May 1st, 2012

Title: Leaving Eden

Artist: Carolina Chocolate Drops

Label: Nonesuch

Catalog No.: 529809-2

Formats: CD, MP3

Release Date: February 28, 2012

 

Cutting to the chase, this is an excellent album, probably the best new recording I’ve encountered so far this year.  It is fresh, original, imaginative and expertly played.  But it also harkens from a long tradition of Southern string bands, particularly the black string bands of the Carolinas and Georgia.  The Carolina Chocolate Drops are rare birds in that they can successfully take an old tradition and make it sound new, with a strong imprint of their own voices and minds.

After the Drops’ last album, Genuine Negro Jig, founding member Justin Robinson left the group and was replaced by Hubby Jenkins. Robinson was a fiddle ace and singer, Jenkins is a master of the banjo, guitar and mandolin. So the group’s sound has become less fiddle-centric (founding member Rhiannon Giddens is also masterful with the bow). This album also presents a more relaxed sound, with most vocals handled by Giddens and/or founding member Dom Flemons (he’s the dude with the suspenders and cool hats in most of the group’s videos).

Production of Leaving Eden is also more laid-back. The album was recorded at producer Buddy Miller’s Tennessee home studio, some tunes on a back porch as the sounds of a southern night roll on in the background. It’s not a low-fi production—as a matter of fact, the band’s vocals and instruments sound clearer and more natural than any previous recording—but it’s closer to what the group probably sounds like when they pick tunes for pure enjoyment in their own homes or rehearsal space.

On several tunes, Adam Matta augments the band, on beatbox and/or vocals.  Matta is also currently touring with the Drops.  Also, Flemons sings more on this album than past efforts, and that’s for the better. He has a strong and interesting voice, and his preferred songs are often from the less-remembered repertoire of times past.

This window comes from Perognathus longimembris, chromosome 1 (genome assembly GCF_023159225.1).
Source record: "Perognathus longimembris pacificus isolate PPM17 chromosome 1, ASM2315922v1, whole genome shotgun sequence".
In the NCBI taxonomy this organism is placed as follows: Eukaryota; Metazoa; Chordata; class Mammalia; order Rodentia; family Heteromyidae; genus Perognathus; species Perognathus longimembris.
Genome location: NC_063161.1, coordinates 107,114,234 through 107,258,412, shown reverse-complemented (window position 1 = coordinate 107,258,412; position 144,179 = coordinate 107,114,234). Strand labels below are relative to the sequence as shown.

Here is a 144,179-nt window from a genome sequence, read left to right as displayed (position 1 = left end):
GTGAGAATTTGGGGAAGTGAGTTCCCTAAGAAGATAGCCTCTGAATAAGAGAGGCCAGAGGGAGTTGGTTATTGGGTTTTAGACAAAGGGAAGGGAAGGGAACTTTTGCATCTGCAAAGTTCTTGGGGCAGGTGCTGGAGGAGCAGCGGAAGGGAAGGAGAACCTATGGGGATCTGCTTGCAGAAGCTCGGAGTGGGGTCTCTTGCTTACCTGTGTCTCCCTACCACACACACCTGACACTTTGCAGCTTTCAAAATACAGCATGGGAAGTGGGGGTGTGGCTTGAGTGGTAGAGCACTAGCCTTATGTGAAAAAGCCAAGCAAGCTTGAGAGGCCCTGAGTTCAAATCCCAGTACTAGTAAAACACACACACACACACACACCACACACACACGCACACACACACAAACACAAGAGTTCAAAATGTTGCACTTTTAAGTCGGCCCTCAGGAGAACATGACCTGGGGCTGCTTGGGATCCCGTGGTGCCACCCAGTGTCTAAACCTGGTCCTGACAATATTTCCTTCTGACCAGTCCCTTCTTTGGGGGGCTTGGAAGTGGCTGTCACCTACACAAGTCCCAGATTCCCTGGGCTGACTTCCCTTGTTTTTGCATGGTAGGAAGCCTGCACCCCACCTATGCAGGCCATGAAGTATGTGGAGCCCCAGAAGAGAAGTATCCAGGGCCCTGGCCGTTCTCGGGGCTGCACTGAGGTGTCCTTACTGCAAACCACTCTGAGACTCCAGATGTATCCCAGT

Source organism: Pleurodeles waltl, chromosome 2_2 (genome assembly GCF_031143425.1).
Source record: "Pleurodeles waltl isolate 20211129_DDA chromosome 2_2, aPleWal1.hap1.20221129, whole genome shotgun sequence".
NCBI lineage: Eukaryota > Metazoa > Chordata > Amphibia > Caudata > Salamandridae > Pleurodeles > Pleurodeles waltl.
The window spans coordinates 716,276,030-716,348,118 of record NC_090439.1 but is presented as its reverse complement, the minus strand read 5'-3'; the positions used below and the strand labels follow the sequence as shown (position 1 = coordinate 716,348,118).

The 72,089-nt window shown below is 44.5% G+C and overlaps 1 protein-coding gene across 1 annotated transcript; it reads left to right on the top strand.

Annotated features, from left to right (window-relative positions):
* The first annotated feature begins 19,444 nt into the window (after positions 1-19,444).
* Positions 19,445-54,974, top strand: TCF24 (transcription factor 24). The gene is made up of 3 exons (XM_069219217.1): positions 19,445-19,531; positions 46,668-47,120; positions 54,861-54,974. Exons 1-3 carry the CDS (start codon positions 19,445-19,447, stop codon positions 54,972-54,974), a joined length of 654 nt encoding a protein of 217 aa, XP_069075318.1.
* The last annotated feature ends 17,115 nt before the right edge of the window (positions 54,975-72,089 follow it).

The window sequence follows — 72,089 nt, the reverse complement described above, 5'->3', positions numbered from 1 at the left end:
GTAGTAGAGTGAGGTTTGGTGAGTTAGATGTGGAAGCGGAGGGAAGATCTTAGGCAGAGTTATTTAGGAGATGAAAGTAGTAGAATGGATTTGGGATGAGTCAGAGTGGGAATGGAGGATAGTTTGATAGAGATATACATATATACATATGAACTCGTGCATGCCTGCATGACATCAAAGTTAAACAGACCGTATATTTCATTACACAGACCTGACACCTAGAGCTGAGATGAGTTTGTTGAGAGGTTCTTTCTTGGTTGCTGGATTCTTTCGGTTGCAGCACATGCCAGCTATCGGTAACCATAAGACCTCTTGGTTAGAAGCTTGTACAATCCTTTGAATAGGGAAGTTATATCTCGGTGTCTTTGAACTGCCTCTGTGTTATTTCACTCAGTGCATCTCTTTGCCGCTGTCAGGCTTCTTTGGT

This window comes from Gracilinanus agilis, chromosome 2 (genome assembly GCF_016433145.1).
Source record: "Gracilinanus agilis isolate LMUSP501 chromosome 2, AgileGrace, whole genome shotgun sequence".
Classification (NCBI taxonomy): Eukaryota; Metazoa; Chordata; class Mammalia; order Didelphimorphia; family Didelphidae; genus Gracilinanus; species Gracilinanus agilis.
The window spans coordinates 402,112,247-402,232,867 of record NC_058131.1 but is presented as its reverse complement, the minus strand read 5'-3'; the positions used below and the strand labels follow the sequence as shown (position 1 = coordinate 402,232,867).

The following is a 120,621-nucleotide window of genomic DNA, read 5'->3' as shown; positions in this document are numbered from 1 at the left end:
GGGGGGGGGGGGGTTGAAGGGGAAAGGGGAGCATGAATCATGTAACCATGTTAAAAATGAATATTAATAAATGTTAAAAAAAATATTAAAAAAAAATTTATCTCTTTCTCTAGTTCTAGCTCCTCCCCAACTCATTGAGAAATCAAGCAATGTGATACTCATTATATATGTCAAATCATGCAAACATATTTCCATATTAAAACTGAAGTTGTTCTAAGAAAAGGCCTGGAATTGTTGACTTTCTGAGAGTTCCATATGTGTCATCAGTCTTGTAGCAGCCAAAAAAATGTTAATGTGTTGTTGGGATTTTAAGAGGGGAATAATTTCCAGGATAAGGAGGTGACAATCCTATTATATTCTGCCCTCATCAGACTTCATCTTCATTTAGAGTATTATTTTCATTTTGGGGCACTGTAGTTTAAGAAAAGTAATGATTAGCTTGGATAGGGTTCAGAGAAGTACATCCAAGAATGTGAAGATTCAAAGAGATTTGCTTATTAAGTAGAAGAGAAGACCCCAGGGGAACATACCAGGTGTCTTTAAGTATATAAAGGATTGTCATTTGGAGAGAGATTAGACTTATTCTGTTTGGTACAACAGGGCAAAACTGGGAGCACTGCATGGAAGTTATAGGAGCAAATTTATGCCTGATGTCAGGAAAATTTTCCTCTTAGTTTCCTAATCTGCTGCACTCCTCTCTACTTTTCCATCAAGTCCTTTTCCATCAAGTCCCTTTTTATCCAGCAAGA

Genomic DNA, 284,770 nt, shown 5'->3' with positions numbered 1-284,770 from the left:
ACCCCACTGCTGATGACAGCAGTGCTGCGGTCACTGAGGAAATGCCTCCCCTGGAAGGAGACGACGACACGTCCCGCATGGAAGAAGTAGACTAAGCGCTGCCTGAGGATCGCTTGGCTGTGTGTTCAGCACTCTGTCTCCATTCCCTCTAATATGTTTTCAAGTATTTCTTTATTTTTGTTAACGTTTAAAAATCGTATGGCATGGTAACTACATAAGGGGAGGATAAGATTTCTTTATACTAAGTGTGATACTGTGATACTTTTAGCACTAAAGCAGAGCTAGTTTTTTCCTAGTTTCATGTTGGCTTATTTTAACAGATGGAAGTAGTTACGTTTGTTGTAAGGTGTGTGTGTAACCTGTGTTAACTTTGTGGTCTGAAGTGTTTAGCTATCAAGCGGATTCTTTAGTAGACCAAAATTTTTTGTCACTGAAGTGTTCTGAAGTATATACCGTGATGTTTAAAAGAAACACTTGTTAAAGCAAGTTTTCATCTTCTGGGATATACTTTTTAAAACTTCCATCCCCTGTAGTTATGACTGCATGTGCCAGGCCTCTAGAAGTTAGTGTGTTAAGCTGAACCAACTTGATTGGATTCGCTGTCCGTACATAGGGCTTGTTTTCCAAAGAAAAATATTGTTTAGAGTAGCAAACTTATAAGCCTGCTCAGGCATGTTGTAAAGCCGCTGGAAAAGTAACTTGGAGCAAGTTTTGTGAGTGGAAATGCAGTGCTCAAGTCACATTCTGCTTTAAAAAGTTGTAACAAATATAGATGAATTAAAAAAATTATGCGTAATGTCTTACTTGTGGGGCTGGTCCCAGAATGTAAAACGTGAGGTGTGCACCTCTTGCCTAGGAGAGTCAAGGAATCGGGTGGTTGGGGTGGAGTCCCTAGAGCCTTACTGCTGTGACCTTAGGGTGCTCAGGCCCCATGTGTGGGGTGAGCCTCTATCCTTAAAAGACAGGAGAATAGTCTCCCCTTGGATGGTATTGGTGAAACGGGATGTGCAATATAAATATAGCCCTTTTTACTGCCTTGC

Both Flemons and Giddens are students of their tradition, and have found gems in old songbooks and instrument-instruction books.  On Leaving Eden, the second track, “Kerr’s Negro Jig,” comes from a circa 1875 songbook.  And, next to last is a compilation of two ditties from Tom Briggs’ Banjo Instructor of 1855: “Briggs’ Corn Shucking Jig / Camptown Hornpipe.” Finally, the band borrows a vocal-harmony shout, “Read ‘Em John” from Alan Lomax’s recordings of the Georgia Sea Islands Singers.

Following is a video of “Boodle De Bum Bum” from a live performance on WYNC’s Soundcheck:

YouTube Preview Image

As in the case with their cover of “Hit ‘Em Up Style” on the previous album, the Drops try out a tune leaning toward modern hip-hop stylings. In this case, it’s Giddens’ “Country Girl,” which is a country/hip-hop crossover. It will work on the radio, but it’s a bit out of style with the rest of the album. The sentiments expressed are nice—after traveling all over the world, there’s not better place than home —but the feel is overly commercial.

But that’s a minor quibble.  This is a great album that will likely find very frequent rotation in your music queue, long after you’ve paid the Amazon bill.

 

Reviewed by Tom Fine

 

 

 

 

 

Review Genre(s): Folk and Country


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